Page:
The common thread in the literature of the existentialists is coping with the emotional anguish arising from our confrontation with nothingness, and they expended great energy responding to the question of whether surviving it was possible. Their answer was a qualified "Yes," advocating a formula of passionate commitment and impassive stoicism. In retrospect, it was an anecdote tinged with desperation because in an absurd world there are absolutely no guidelines, and any course of action is problematic. Passionate commitment, be it to conquest, creation, or whatever, is itself meaningless. Enter nihilism.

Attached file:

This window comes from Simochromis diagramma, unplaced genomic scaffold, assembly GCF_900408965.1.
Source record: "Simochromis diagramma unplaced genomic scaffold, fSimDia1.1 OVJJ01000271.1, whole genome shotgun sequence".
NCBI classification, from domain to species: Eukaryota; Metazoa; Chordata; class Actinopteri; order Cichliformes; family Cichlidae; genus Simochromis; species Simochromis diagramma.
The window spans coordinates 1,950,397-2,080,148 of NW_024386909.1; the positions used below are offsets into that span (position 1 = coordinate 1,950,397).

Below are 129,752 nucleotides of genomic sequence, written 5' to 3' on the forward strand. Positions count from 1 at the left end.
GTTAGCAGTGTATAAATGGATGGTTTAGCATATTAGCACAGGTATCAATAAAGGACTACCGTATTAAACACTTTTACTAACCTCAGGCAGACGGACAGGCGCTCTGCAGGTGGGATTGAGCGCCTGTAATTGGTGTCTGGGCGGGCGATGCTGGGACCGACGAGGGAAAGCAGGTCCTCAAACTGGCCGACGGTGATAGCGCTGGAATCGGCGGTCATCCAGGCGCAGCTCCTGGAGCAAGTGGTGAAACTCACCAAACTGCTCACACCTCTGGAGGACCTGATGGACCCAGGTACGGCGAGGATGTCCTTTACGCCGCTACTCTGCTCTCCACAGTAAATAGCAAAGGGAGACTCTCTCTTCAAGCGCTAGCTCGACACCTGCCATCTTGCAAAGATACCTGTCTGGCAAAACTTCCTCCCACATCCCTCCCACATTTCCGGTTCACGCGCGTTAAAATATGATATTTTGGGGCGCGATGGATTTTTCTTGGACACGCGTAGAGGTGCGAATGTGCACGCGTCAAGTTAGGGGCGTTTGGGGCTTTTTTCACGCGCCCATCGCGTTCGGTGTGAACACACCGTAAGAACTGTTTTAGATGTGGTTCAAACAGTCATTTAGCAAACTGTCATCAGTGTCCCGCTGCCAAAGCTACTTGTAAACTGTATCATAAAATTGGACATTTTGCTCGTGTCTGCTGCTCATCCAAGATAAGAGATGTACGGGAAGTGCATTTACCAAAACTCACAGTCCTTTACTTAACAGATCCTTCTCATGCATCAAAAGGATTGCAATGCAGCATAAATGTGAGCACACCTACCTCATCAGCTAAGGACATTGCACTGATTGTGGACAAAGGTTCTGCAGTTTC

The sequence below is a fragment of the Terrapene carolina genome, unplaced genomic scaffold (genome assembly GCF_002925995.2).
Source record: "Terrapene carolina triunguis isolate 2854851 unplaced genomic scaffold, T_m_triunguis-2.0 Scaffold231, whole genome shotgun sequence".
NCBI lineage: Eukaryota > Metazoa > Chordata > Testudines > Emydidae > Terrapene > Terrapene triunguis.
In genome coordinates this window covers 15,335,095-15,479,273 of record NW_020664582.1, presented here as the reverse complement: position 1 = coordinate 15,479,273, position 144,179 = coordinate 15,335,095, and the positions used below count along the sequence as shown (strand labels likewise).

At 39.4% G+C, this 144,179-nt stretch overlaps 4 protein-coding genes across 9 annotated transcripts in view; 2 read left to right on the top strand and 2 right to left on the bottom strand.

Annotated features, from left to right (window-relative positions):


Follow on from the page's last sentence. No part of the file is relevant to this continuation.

In the latter part of the 1880s, Nietzsche’s health worsened, and in the midst of an amazing flourish of intellectual activity which produced On the Genealogy of Morality, Twilight of the Idols, The Anti-Christ, and several other works (including preparation for what was intended to be his magnum opus, a work that editors later titled Will to Power ) Nietzsche suffered a complete mental and physical breakdown. The famed moment at which Nietzsche is said to have succumbed irrevocably to his ailments occurred January 3, 1889 in Turin (Torino) Italy, reportedly outside Nietzsche’s apartment in the Piazza Carlos Alberto while embracing a horse being flogged by its owner.